My fascination with Mata Hari makes me read all sorts of books dealing with her, not all of them being good. In particular, I still have to find a decent novel having Mata Hari as the protagonist. This recent novel by Elyse Douglas is an example. I would describe it as a "Rube Goldberg Novel." It moves onward, yes, but clumsily and without purpose.
Let me start with the first page of this novel, nay, with the first paragraph. And there you read:
With a certain unease and reluctance, twenty-nine-year old Tracey Peyton Rutland entered Maynard Hopkins' private, sunny office on East 78th street. Dr. Hopkins closed the door softly behind her, clearing his throat. "Good morning. May I take your coat?" he offered.Huh? Wait a moment, wait a moment, is it really the way this novel is written? Or is it just a trick to introduce it by showing how badly you can write the first paragraph? Do the authors, (Ms. Parmentier and Mr. Pennington, aka Elyse Douglas) want to compete for the Bulwer-Lytton prize? (you know the story, right? The novel starting with "It was a dark and stormy night."). But no, the novel is written all in this style, from the first paragraph to the last, for all its 368 pages. All the same: involved, clumsy, slow, heavily plodding sentences like the first one.
Huh, indeed. It makes you wonder if there actually exist such entities as writing schools where they teach you a rule called "show, don' tell." And if there ever existed novelists such as Ernest Hemingway.
Now, before continuing, a disclaimer: I am not a novelist, at best you could say that I am a (bad) blog writer. But, if I am a bad writer, I can at least claim to be a good reader. And when I read something, I can understand the effort of the author(s) in doing their best, but I also reserve the right to criticize them.
This said, I would also state that it is not impossible that a novel could be poorly written and still be a good novel. Kurt Vonnegut spoke of defects in novels making the comparison with a beautiful woman with two eyes of different color, a detail that could make her even more charming. But, as the world goes, an ugly woman is often ugly in every detail. And that's true also for fiction: Some novels may be bad in every detail.
"The Lost Mata Hari Ring" is, indeed, a novel that I would compare to a Rube Goldberg machine. You know the concept: these are machines where things move in a chain, one step after the other. First, you have a ball going down a slope, it hits a lever, which lights a match, which punctures a water container, the water floods another container, which moves another lever, and so on. A Rube Goldberg machine can be some fun to watch in action, but it has no purpose. It leaves no impact on you.
Not that the Penningtons, Elyse and Douglas, haven't done their homework. They have. And that shows when the protagonist - Tracey - time-travels to 1916. The characters include historical figures and the setting looks reasonably believable, apart from some quirks such as referring to Vadim Maslov consistently as "Vadime" and for having the characters addressing Mata Hari in conversation with her stage name of "Mata Hari" - which makes no sense.
The problem with the novels is not the premise: there is nothing wrong with having the protagonist wearing a ring that belonged to Mata Hari and as, a consequence, being immediately whooshed to 1916. It is all part of the concept of "suspension of disbelief." After all, Dante Alighieri never told us how exactly he traveled to Hell.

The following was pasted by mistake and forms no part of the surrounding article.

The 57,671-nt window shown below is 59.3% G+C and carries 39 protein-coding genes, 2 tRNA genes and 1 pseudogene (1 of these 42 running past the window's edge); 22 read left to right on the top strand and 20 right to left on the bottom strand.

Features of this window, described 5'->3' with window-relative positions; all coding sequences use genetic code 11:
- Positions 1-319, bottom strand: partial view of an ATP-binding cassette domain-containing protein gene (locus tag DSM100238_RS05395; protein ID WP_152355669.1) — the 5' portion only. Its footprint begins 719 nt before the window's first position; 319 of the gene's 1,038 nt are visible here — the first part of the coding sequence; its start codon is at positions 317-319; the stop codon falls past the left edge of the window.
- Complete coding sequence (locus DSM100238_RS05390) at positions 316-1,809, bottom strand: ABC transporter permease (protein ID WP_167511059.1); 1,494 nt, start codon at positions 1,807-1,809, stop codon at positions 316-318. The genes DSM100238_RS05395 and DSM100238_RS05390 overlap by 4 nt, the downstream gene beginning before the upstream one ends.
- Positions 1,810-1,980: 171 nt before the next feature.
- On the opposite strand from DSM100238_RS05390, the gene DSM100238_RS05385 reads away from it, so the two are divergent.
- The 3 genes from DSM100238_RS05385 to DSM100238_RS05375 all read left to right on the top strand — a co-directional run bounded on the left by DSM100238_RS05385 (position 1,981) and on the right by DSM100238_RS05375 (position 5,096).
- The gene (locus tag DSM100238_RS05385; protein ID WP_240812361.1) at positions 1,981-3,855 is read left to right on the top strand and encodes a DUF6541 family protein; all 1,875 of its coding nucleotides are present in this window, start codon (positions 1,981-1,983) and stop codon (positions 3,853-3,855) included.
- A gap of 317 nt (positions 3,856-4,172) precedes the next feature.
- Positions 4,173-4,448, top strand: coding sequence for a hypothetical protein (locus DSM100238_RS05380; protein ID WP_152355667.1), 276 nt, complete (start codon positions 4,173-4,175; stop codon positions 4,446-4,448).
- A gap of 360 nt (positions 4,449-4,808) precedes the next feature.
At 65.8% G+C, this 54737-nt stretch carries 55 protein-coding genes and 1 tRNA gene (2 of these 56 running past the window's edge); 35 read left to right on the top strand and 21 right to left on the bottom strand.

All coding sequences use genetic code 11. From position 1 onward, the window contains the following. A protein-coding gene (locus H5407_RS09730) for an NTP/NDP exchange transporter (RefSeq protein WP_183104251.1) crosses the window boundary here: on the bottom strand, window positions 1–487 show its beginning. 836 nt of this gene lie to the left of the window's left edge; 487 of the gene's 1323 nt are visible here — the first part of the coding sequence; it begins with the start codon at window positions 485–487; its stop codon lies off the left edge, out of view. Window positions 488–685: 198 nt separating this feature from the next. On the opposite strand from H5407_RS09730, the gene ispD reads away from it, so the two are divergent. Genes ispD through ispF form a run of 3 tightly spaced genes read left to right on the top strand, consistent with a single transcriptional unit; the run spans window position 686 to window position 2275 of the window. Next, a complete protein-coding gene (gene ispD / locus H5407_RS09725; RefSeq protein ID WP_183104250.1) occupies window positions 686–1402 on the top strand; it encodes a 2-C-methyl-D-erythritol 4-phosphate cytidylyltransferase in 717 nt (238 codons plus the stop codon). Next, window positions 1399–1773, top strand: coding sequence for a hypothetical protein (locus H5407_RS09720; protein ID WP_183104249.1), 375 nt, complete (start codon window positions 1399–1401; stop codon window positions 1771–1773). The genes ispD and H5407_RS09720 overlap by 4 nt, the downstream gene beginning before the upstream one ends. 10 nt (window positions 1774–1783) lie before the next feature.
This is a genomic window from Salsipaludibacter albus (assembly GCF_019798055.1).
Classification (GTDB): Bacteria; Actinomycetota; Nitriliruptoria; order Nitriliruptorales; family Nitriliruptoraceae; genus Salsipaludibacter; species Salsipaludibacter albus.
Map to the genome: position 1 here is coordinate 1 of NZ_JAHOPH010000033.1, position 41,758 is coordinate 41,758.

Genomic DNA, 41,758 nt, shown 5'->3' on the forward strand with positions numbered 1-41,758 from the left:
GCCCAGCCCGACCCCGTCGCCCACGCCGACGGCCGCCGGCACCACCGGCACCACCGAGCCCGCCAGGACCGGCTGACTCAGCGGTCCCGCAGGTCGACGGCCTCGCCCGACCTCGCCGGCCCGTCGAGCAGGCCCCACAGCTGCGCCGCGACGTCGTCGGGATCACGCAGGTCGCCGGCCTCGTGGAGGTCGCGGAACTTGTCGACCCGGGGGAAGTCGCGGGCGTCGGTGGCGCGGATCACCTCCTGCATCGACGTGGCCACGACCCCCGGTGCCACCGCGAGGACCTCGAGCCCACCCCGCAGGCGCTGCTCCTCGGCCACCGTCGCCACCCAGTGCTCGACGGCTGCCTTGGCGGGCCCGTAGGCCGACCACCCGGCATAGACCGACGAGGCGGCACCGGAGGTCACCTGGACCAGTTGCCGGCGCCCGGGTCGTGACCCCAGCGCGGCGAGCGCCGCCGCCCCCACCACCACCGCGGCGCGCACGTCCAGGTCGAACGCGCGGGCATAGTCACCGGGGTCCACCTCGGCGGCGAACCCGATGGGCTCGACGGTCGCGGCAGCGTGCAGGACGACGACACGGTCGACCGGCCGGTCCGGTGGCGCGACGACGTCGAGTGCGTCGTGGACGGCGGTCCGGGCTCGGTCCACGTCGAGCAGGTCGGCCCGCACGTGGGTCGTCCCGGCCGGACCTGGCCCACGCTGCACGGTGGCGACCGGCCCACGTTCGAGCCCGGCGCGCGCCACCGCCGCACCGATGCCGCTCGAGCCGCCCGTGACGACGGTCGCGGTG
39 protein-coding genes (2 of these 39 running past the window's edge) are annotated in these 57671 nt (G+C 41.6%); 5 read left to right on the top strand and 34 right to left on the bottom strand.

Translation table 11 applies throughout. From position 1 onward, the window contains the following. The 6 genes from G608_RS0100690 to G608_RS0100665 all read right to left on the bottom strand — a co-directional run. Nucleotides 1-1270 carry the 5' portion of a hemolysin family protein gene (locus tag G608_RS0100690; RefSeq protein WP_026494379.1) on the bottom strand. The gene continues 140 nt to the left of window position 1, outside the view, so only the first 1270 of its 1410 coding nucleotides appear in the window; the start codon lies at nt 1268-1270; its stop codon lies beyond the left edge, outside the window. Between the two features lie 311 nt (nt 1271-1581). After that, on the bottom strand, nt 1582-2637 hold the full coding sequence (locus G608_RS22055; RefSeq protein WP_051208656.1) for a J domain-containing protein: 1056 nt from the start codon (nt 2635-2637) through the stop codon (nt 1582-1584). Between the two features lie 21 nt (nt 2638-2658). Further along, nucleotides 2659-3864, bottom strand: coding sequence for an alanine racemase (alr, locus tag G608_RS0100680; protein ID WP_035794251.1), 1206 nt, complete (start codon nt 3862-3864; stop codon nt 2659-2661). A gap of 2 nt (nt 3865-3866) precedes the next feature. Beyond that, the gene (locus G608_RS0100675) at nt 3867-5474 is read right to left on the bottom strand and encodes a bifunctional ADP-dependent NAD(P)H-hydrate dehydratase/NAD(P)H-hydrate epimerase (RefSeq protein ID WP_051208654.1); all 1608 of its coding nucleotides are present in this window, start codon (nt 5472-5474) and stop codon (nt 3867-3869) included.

The problem is that in any story characters must have a motivation - they have to be engaged in searching for something, learning something, finding someone. But the protagonist of this novel is described as if she were a Barbie doll and she moves through the novel with the same sense of purpose as a doll being shared among different children. Trace, the protagonist, travels to 1916, meets Mata Hari, falls in love with a British pilot, marries him, befriends Mata Hari's daughter, her husband dies, she is accused of espionage, she comes back to our times, she gets married, and she has a baby. Huh? The other characters are just as shallow, including Mata Hari herself.
Now, I know that a lot of work goes into writing a novel and that a novel is very much like a child for the author. Receiving criticism for one's writings - of any kind - is hard. As I said, writing a bad novel takes about as much work as writing a good one. But these are the rules of the game. And I can propose that NOT being criticized may be worse than being criticized. The Pennington couple wrote several novels - I counted 17 of them on the Amazon.com site. Considering that "The Lost Ring" seems to be one of the recent novels they published, I would be somewhat perplexed at the idea of tackling another one. Especially this one with a cover that makes it look like a chocolate candy.
I figure that the Penningtons love what they are doing and they would profit from some criticism in order to improve. The problem is that it is impossible to find some real criticism of their books. The reviews on Amazon or on Goodreads are all glowingly positive. Which is a general problem of all ratings on the Web, but an especially important one for the disappearing art of novel writing. Sure, there may be a market for a certain kind of "romance novels", but they don't have to be all bad. And if bad novels are not criticized, how can the good ones be recognized?
So, are novels a dead art form? Maybe. And then, maybe not. Some forms of storytelling are clearly obsolete, but that doesn't mean there won't be new ones. The future will tell and, in any case, there remain powerful mythopoietic symbols in our world, one of whom is Mata Hari. And you cannot stop symbols from expressing themselves in some way. Which is, in the end, what "The Lost Ring of Mata Hari" shows.